Terri Schiavo’s impending death should give each of us pause no matter where we come down on the issue of her continued access to food. That I am on the side of life for Terri will come as no to surprise to those of you familiar with me. That I am mortified by the desecration of the rule of law by those who in a general sense agree with me will be probably less surprising to you still.
In a New York Times op-ed today, Charles Fried characterized the superficial problem well when he expressed dismay at the Republican’s situational contempt for the rule of law in light of their traditional patronage of that worthy cause. Whether the Republicans ever had a drop of sincerity in their support for the rule of law is hard to say, but it should be clear now that their purported high regard of America as a nation of laws is ultimately subservient to their political agenda. Unfortunately, a lack of fidelity to one’s stated High Ideals is nothing new for our political class regardless of which side of the isle on which they stand.
I seldom get more nauseous than when a Democrat or Republican is accusing other politicians of hypocrisy thereby achieving the epistemological marvel of hypocritical hypocrisy.
But my nausea today stems more from a profound discouragement that we as a society will ever be able to tackle complex ethical problems in a useful manner. We have become so dysfunctional that as a nation that we are not only unamazed at the politicization of a politically neutral moral issue, but we also unrepentantly accept this state of affairs as the norm. Our continuing voluntary acquiescence to content free dialog has brought us to this point where it is highly probable that we will come through the long and arduous “discussion” concerning Terri Schiavo and arrive at the other side with no more understanding or consensus than when we first considered the issues.
While I share the distress of many Americans over the need to find a socially useful definition of life, my greater terror comes from recognizing that the issues presented by the Schiavo case are of great simplicity when compared to profound bioethical questions that lie just over the horizon of popular consciousness. A society that cannot corporately determine that which is Life when dealing with familiar things such as the human genome will surely be dashed to philosophical pieces by the radical technologies which will explode upon us long before this writer reaches his actuarial expectation of the hereafter.
And make no mistake about it, what lays ahead is perhaps more daunting than what any of us can imagine. Will the mice with quasi-human brains that they claim are presently not allowed to fully develop be deemed worthy of any kind of human rights protection? What are we to do with other chimeras yet to be born? And fasten your seat-belts bio-sports fans because mere genetic tinkering of this kind is child’s play compared to efforts to use the building blocks of life to create fundamentally new biologies.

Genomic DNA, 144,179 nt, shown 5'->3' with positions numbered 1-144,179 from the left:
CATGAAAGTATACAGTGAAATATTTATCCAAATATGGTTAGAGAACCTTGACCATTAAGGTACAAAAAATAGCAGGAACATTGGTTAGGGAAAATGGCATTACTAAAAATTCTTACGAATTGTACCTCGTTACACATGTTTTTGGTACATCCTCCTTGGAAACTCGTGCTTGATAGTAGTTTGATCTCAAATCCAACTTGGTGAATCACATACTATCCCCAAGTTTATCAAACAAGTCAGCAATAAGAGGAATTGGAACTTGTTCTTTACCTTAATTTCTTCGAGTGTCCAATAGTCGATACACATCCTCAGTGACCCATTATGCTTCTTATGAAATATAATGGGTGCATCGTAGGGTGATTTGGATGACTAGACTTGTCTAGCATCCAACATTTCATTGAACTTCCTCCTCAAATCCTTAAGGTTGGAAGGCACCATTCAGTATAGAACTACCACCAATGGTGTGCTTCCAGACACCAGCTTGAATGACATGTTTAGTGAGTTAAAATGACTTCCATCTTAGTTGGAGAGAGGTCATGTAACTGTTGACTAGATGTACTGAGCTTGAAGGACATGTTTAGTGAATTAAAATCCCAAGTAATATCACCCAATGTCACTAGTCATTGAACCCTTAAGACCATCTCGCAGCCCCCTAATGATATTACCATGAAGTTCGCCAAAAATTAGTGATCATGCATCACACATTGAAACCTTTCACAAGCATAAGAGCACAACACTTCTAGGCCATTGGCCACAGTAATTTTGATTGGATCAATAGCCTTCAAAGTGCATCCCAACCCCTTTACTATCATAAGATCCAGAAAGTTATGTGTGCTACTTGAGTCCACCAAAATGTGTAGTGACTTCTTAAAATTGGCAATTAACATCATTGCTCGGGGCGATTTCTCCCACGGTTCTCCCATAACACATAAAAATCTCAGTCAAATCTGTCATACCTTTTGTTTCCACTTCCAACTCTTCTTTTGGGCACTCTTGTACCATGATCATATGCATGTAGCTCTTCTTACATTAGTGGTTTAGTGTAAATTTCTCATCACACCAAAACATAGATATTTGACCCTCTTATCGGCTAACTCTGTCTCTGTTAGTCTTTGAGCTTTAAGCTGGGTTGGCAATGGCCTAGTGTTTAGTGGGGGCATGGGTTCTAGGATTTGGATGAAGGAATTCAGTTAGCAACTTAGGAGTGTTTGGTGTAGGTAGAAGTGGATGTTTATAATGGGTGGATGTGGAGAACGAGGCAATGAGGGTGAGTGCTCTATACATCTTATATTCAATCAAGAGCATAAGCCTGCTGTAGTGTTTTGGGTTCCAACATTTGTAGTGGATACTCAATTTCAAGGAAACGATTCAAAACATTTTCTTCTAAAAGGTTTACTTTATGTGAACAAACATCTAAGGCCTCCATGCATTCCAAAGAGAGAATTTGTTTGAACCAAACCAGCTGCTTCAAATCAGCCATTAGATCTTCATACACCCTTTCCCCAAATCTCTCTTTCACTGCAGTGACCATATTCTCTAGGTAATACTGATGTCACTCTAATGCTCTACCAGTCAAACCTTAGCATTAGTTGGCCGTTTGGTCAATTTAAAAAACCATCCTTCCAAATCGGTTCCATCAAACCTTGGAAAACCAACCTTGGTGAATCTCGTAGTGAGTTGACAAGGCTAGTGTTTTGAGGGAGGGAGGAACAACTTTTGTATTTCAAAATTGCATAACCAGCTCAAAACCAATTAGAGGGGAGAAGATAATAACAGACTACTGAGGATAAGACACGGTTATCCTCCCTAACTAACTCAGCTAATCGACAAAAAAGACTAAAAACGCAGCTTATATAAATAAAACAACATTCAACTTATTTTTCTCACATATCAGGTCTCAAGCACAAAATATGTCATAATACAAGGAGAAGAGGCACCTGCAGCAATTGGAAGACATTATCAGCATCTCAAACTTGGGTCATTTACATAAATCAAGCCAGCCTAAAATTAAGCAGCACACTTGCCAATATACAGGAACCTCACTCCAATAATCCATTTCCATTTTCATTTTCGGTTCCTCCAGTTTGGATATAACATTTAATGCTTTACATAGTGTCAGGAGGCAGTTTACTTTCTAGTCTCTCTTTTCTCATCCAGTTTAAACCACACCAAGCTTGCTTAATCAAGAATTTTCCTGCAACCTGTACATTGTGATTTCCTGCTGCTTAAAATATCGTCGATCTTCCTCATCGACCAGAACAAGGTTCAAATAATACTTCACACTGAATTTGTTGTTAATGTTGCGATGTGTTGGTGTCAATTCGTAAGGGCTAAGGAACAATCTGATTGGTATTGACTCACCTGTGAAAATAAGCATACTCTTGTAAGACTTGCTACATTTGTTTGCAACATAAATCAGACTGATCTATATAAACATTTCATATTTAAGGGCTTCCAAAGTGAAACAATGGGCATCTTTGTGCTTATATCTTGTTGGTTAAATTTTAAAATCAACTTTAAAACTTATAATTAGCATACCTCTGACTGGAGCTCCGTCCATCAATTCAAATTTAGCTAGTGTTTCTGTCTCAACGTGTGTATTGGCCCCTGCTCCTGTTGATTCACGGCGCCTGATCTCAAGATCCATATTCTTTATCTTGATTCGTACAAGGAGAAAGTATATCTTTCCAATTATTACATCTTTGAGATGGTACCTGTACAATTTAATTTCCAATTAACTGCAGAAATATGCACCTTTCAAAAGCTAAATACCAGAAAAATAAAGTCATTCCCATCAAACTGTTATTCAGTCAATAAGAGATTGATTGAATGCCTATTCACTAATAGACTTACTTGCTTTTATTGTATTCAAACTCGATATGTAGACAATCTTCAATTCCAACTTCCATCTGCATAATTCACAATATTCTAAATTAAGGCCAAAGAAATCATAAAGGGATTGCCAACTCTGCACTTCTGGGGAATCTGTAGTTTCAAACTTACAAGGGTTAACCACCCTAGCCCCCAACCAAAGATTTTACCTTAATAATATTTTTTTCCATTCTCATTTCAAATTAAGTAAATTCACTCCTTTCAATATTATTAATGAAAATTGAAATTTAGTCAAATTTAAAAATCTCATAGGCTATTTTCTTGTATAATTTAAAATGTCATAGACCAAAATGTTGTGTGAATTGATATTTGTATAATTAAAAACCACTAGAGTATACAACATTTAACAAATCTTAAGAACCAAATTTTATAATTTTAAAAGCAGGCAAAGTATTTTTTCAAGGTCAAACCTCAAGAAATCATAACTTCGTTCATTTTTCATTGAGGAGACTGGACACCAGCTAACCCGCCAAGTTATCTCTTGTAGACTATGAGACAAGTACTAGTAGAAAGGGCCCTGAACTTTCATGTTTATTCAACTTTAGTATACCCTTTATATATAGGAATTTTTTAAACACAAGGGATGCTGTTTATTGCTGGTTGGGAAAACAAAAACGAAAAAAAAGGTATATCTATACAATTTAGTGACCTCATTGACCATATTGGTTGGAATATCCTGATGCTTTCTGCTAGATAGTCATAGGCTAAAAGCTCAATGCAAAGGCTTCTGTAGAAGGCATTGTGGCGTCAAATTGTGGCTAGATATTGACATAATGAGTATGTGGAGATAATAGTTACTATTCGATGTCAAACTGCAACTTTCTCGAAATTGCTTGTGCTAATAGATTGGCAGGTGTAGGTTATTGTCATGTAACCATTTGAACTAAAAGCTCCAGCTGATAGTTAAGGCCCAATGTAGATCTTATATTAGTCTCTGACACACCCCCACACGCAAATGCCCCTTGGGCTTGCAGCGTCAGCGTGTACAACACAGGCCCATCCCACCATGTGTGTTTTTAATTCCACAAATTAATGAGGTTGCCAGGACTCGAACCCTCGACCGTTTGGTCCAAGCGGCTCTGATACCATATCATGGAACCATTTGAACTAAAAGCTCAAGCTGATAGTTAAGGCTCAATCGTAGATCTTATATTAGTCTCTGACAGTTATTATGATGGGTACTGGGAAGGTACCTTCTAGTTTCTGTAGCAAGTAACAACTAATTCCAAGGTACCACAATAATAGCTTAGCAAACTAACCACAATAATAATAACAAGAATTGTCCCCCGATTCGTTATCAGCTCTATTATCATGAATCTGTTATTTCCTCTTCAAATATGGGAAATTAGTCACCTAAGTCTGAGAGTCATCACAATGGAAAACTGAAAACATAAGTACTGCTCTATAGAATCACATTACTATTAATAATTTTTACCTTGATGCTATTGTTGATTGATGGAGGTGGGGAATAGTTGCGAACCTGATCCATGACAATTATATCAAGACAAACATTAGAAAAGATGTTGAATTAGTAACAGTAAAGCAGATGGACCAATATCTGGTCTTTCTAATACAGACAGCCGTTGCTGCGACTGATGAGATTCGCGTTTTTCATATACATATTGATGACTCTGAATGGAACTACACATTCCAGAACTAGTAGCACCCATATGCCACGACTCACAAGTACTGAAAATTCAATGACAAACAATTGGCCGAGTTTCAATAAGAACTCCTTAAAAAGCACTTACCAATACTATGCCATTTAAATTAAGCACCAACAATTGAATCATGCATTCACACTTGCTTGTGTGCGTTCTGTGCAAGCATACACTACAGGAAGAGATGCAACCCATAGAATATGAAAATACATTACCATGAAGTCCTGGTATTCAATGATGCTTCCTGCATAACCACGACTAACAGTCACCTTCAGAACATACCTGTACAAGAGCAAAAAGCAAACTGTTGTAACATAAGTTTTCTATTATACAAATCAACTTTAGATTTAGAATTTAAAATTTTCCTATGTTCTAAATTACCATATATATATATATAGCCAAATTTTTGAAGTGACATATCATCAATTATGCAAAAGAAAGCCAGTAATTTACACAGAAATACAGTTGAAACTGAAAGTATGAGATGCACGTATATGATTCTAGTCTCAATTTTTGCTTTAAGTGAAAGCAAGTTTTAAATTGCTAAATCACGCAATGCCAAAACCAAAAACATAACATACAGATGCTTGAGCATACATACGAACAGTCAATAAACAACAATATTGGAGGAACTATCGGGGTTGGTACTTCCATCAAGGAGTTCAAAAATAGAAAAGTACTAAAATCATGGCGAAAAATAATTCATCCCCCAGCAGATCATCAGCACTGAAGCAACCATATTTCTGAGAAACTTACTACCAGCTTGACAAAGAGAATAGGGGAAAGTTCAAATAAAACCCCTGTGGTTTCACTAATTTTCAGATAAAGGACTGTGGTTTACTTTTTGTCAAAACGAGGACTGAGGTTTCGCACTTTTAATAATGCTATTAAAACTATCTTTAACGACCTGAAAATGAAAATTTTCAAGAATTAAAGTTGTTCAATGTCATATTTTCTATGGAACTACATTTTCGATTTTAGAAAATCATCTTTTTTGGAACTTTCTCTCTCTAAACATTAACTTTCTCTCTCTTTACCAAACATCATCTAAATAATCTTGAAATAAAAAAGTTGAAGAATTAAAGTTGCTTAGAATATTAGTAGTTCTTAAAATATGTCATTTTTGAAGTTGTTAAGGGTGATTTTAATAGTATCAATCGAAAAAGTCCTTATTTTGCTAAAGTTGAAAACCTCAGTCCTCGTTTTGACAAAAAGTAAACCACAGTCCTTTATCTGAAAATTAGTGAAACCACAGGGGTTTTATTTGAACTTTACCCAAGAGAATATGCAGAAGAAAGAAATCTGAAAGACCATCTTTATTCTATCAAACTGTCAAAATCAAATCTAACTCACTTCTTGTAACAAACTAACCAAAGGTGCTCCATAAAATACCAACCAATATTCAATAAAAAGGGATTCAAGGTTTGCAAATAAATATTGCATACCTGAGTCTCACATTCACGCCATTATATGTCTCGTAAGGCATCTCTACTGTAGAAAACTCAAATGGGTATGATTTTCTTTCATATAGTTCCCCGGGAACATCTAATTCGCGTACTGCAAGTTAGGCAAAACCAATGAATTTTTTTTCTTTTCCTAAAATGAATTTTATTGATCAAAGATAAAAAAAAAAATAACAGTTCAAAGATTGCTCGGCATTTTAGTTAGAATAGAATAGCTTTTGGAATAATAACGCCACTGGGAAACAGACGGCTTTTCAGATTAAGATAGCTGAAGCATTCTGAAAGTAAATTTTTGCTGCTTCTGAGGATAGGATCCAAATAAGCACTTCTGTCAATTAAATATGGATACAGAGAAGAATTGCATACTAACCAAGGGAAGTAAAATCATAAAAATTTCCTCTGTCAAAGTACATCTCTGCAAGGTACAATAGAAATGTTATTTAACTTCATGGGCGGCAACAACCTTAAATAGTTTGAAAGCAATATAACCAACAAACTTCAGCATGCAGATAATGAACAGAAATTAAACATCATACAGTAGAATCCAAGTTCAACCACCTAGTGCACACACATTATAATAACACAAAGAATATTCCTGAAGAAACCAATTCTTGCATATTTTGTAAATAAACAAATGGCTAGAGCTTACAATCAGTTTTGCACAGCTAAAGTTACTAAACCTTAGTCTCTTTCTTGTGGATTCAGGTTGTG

Hyperbole is scarcely even possible in these matters.
What is happening due to our collective inability to intelligently arrive at a conclusion on any issue that presents an ethical conflict is that we are abandoning some of our most important decisions to the political elite. Being dependable politicians, they of course pursue political advantage rather than leading constructive ethical debate. It is the ultimate in naiveté to be shocked by this.
The real shock is that we are missing here a great opportunity to set the law on the reasonable path of a presumption for the continuation of life. Certainly other positions are possible and should be discussed, but it seems likely that most Americans would favor a presumption of life in the absence of a prior clear expression to the contrary by the one who is no longer able to speak for themselves. Instead, we ogle the facts before us, stamp our feet in righteous anger and carefully avoid the uniquely American heresy of substantive dialog.
The politicians will have the last “laugh”, I suppose, because when the petition for injunctive relief to support the human rights of something akin to a pig-human chimera that can be shown to possess a brain with a human structure and chemistry, America will habitually turn to them to be told what to think. And what we must think will then of course depend on the red-blue topography of the upcoming election.
When bioethics questions come up, I often think about the line uttered by the Jeff Goldblum character from the movie Jurassic Park where he admonishes that “life will find a way”. As we set a course for tinkering with life in ways grander still than even what was depicted in that movie, it is a frightening thing to know that we proceed not only without a navigator, but without a rudder as well.